Die Nibelungen: Siegfried and Kriemhild’s Revenge (1924) – Fritz Lang


I knew going into this next recommendation from the Great Movies – 100 Years of Film book for my viewing of Intolerance that I would love it. Fritz Lang directed it, and helped adapt it to the screen, basing it on the epic German poem of the same name; and I loved his Metropolis, so knowing this was going to be a bit of an epic fantasy film, I dove in.

A silent film, it’s actually two movies, logging in at almost 5 hours long. The first is called Siegfried, the second is Kriemhild’s Revenge.

The first film follows the tale of Siegfried (Paul Richter), the son of a King, he apprenticed with a blacksmith, but upon hearing the tale of the lovely Kriemhild (Margarete Schon), he decides to go to her, and hopefully woo her.

Along the way, he wanders through a forest, and comes across a dragon (a wonderful practical effect creation, which of course looks fake, but looks great considering when it was done), slaying it and bathing in its blood makes him invincible, except for one spot that is missed on his back.

He stumbles across a dwarf treasure, finds an invisible cloak-thing, and arrives at the castle of King Gunther (Theodor Loos), and its agreed that Siegfried has his blessing to marry his sister, Kriemhild, if he helps him win the heart of the warrior princess Brunhild (Hanna Ralph).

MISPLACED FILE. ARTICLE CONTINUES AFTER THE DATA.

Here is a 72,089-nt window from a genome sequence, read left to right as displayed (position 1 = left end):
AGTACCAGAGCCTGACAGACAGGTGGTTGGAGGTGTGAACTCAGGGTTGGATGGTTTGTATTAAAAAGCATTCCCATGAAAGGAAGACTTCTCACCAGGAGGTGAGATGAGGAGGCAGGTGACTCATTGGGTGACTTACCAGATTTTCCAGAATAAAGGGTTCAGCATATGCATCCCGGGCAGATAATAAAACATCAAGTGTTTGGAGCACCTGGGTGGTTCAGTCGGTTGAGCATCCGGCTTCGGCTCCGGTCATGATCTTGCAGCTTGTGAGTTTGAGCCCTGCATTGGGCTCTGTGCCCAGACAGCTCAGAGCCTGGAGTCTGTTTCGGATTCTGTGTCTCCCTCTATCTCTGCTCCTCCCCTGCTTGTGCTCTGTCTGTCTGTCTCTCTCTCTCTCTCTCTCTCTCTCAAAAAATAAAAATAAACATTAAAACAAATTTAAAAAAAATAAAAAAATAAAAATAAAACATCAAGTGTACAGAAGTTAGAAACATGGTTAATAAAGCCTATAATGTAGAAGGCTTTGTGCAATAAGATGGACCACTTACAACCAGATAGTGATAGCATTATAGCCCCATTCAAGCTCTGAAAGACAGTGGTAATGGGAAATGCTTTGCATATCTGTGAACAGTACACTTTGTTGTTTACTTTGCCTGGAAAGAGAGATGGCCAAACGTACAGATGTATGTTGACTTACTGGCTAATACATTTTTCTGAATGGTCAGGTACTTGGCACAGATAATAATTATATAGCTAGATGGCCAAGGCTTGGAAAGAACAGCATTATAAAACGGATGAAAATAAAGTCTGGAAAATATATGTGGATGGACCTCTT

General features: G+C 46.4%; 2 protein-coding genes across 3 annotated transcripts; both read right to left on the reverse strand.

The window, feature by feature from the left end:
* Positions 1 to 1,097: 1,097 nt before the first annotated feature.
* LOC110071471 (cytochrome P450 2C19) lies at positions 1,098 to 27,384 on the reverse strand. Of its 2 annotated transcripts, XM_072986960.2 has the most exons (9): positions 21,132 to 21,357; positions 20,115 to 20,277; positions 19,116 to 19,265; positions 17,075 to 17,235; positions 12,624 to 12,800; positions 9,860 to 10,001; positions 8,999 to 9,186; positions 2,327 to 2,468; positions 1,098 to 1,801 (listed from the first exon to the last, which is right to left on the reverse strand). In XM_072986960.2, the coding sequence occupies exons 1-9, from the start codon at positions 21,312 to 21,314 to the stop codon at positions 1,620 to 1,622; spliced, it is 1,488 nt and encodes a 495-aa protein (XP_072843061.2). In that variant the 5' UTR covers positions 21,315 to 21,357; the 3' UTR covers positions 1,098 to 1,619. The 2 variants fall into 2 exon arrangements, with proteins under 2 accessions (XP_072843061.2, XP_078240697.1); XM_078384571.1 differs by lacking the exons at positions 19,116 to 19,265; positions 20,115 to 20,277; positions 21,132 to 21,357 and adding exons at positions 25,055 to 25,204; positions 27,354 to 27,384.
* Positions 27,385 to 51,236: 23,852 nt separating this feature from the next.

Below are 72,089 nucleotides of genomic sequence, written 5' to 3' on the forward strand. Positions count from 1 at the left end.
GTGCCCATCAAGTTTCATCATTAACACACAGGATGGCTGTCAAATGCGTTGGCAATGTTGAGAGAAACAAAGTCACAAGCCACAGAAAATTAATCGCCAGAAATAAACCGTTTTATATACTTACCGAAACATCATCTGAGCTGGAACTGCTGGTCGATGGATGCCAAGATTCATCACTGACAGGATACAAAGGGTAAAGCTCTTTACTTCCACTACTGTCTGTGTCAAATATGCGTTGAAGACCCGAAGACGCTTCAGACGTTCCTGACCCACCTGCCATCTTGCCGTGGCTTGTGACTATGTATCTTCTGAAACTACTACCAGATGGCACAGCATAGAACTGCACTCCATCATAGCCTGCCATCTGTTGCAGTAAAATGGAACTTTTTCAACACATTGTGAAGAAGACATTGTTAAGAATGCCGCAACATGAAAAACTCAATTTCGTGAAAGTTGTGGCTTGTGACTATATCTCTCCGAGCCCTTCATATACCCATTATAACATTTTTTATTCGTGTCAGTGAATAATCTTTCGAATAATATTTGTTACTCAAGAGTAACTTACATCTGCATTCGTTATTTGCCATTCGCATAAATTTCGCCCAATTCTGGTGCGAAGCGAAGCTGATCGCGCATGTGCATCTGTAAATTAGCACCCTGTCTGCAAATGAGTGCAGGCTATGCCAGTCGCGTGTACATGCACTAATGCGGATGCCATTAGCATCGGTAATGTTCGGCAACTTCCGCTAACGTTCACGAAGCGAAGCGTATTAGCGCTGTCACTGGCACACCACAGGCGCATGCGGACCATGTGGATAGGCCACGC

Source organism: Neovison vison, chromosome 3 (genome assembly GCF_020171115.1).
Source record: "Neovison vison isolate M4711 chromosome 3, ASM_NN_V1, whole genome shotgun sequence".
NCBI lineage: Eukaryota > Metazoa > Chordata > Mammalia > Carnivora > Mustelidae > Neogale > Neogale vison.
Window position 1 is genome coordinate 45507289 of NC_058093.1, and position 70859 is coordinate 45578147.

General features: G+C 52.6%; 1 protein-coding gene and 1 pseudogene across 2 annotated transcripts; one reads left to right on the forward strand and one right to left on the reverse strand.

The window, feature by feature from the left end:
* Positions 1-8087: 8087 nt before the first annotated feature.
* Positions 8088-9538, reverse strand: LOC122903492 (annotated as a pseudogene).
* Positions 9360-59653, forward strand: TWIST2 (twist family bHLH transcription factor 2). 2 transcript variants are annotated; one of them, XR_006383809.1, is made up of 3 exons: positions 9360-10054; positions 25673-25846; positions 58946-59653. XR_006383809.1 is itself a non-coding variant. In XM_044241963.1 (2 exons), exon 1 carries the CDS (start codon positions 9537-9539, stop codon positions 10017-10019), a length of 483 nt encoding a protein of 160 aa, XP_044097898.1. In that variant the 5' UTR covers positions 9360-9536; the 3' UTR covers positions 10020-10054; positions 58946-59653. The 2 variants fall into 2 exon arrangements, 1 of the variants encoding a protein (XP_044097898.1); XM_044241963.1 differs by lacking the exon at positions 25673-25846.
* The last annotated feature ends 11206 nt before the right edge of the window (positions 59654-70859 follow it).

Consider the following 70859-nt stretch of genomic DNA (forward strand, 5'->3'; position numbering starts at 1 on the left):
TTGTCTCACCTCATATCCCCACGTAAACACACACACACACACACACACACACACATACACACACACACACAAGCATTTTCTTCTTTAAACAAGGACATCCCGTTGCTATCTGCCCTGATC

Using his invisibility and strength, Siegrfried helps Gunther, and Brunhild is his. She, however, is less than delighted by this and begins to create trouble, turning Gunther against his friend, and now brother-in-law, tearing the kingdom apart, until Gunther arranges for his man, Hagen (Hans Adalbert Schlettow) to kill him.


The first part ends with Siegrfried’s death, and Kriemhild swearing her revenge.

The second sees her mourning her loss, but letting the King of the Huns, Etzel (Rudolf Klein-Rogge) marry her, and through manipulation, and invitations, she begins to work her vengeance, tearing her family and kingdom apart as she wreaks her revenge on those who killed the man she loved.

Epic is the only word that actually applies to this film. It’s an incredible watch, and engaging, and oft-times, much like when I watched Metropolis, you forget that it’s a silent film, and just become transported in the story.

Lang was an incredible director, the sets, the designs, yes, some of the acting is a little melodramatic, but that was the style of the time. I was completely taken in by this production, and highly enjoyed it. Sure, clocking in at five hours isn’t the easiest thing to sit through, but since they are broken into two films, one can space it out.

Movies like this are the reason I love working my way through these lists and books, you come across films you may have never heard of, and discover long forgotten gems, and perhaps find new things you may have missed otherwise.

This one is definitely up there.

Have you seen it?






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